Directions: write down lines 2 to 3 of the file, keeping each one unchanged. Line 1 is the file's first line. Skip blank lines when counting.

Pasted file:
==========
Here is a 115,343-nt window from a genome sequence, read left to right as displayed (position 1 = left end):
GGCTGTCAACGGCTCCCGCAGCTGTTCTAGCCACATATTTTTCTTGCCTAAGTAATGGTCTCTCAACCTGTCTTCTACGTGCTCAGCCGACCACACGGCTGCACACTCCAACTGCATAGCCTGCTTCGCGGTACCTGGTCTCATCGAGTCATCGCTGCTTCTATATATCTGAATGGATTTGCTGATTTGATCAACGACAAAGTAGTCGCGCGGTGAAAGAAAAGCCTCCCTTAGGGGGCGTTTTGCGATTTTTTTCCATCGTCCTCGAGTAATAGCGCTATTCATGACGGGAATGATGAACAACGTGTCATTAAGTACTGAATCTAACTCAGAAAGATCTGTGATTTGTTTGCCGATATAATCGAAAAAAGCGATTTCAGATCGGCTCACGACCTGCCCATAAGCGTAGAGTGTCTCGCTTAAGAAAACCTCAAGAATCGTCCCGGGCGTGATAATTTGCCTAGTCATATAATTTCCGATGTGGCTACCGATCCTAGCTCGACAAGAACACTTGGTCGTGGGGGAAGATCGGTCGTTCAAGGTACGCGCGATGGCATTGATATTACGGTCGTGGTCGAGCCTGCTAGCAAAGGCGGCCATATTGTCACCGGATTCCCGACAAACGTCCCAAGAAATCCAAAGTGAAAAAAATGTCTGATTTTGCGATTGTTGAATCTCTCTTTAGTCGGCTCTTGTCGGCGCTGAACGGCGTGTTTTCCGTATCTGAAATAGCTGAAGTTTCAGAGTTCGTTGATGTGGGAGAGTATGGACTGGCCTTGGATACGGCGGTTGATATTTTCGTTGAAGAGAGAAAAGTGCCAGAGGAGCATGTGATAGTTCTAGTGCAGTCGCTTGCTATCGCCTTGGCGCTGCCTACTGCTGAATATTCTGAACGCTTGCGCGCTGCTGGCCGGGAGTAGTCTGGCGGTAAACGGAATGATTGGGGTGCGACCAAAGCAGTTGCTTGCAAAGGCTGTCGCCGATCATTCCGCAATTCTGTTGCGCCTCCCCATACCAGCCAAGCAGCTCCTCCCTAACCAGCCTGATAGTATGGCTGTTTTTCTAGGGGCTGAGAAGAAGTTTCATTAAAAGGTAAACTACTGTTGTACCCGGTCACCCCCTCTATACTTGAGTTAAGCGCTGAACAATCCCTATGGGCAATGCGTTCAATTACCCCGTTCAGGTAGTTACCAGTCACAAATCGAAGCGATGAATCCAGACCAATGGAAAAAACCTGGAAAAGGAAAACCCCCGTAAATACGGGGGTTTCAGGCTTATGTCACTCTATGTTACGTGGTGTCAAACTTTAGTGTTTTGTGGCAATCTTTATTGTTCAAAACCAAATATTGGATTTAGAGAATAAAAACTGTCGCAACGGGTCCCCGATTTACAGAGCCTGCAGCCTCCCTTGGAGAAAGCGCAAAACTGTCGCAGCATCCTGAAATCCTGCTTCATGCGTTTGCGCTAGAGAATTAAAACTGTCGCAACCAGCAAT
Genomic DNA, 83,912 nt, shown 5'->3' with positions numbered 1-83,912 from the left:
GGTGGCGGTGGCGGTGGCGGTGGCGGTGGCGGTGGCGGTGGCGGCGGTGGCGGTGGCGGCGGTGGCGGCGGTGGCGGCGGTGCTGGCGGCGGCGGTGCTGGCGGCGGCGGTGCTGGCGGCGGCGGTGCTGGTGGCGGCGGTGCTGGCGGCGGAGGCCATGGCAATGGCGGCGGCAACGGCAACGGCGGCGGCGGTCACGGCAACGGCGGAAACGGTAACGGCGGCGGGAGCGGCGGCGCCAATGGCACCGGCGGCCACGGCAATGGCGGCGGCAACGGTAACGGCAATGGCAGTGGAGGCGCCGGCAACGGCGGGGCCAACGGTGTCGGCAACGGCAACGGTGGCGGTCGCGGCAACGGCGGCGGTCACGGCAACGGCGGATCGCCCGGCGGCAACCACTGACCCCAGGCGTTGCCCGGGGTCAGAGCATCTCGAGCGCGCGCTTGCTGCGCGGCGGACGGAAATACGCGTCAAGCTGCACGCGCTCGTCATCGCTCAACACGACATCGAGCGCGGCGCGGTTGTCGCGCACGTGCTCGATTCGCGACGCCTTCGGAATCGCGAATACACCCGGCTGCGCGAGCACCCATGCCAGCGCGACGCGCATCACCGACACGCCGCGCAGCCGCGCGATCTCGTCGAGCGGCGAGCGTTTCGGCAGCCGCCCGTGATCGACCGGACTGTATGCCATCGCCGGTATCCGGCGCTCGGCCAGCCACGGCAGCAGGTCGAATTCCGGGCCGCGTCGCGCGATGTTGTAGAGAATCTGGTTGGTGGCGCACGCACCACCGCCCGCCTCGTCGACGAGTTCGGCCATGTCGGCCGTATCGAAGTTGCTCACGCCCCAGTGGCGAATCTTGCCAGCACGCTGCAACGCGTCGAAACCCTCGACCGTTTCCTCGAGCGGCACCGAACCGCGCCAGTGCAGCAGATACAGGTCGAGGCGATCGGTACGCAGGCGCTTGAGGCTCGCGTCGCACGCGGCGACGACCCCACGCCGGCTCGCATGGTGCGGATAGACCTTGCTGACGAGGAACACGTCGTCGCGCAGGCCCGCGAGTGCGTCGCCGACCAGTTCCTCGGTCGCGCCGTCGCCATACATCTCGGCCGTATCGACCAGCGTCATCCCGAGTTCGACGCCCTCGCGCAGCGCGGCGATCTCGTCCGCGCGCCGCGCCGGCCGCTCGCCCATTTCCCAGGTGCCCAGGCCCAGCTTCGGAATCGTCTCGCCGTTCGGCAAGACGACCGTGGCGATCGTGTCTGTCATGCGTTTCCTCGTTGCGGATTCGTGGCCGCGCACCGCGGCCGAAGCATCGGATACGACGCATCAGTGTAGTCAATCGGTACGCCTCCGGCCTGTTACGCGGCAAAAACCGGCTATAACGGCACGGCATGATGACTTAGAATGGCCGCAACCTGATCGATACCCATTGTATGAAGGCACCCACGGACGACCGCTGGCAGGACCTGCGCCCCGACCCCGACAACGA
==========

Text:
GGCTGTCAACGGCTCCCGCAGCTGTTCTAGCCACATATTTTTCTTGCCTAAGTAATGGTCTCTCAACCTGTCTTCTACGTGCTCAGCCGACCACACGGCTGCACACTCCAACTGCATAGCCTGCTTCGCGGTACCTGGTCTCATCGAGTCATCGCTGCTTCTATATATCTGAATGGATTTGCTGATTTGATCAACGACAAAGTAGTCGCGCGGTGAAAGAAAAGCCTCCCTTAGGGGGCGTTTTGCGATTTTTTTCCATCGTCCTCGAGTAATAGCGCTATTCATGACGGGAATGATGAACAACGTGTCATTAAGTACTGAATCTAACTCAGAAAGATCTGTGATTTGTTTGCCGATATAATCGAAAAAAGCGATTTCAGATCGGCTCACGACCTGCCCATAAGCGTAGAGTGTCTCGCTTAAGAAAACCTCAAGAATCGTCCCGGGCGTGATAATTTGCCTAGTCATATAATTTCCGATGTGGCTACCGATCCTAGCTCGACAAGAACACTTGGTCGTGGGGGAAGATCGGTCGTTCAAGGTACGCGCGATGGCATTGATATTACGGTCGTGGTCGAGCCTGCTAGCAAAGGCGGCCATATTGTCACCGGATTCCCGACAAACGTCCCAAGAAATCCAAAGTGAAAAAAATGTCTGATTTTGCGATTGTTGAATCTCTCTTTAGTCGGCTCTTGTCGGCGCTGAACGGCGTGTTTTCCGTATCTGAAATAGCTGAAGTTTCAGAGTTCGTTGATGTGGGAGAGTATGGACTGGCCTTGGATACGGCGGTTGATATTTTCGTTGAAGAGAGAAAAGTGCCAGAGGAGCATGTGATAGTTCTAGTGCAGTCGCTTGCTATCGCCTTGGCGCTGCCTACTGCTGAATATTCTGAACGCTTGCGCGCTGCTGGCCGGGAGTAGTCTGGCGGTAAACGGAATGATTGGGGTGCGACCAAAGCAGTTGCTTGCAAAGGCTGTCGCCGATCATTCCGCAATTCTGTTGCGCCTCCCCATACCAGCCAAGCAGCTCCTCCCTAACCAGCCTGATAGTATGGCTGTTTTTCTAGGGGCTGAGAAGAAGTTTCATTAAAAGGTAAACTACTGTTGTACCCGGTCACCCCCTCTATACTTGAGTTAAGCGCTGAACAATCCCTATGGGCAATGCGTTCAATTACCCCGTTCAGGTAGTTACCAGTCACAAATCGAAGCGATGAATCCAGACCAATGGAAAAAACCTGGAAAAGGAAAACCCCCGTAAATACGGGGGTTTCAGGCTTATGTCACTCTATGTTACGTGGTGTCAAACTTTAGTGTTTTGTGGCAATCTTTATTGTTCAAAACCAAATATTGGATTTAGAGAATAAAAACTGTCGCAACGGGTCCCCGATTTACAGAGCCTGCAGCCTCCCTTGGAGAAAGCGCAAAACTGTCGCAGCATCCTGAAATCCTGCTTCATGCGTTTGCGCTAGAGAATTAAAACTGTCGCAACCAGCAAT
Genomic DNA, 83,912 nt, shown 5'->3' with positions numbered 1-83,912 from the left: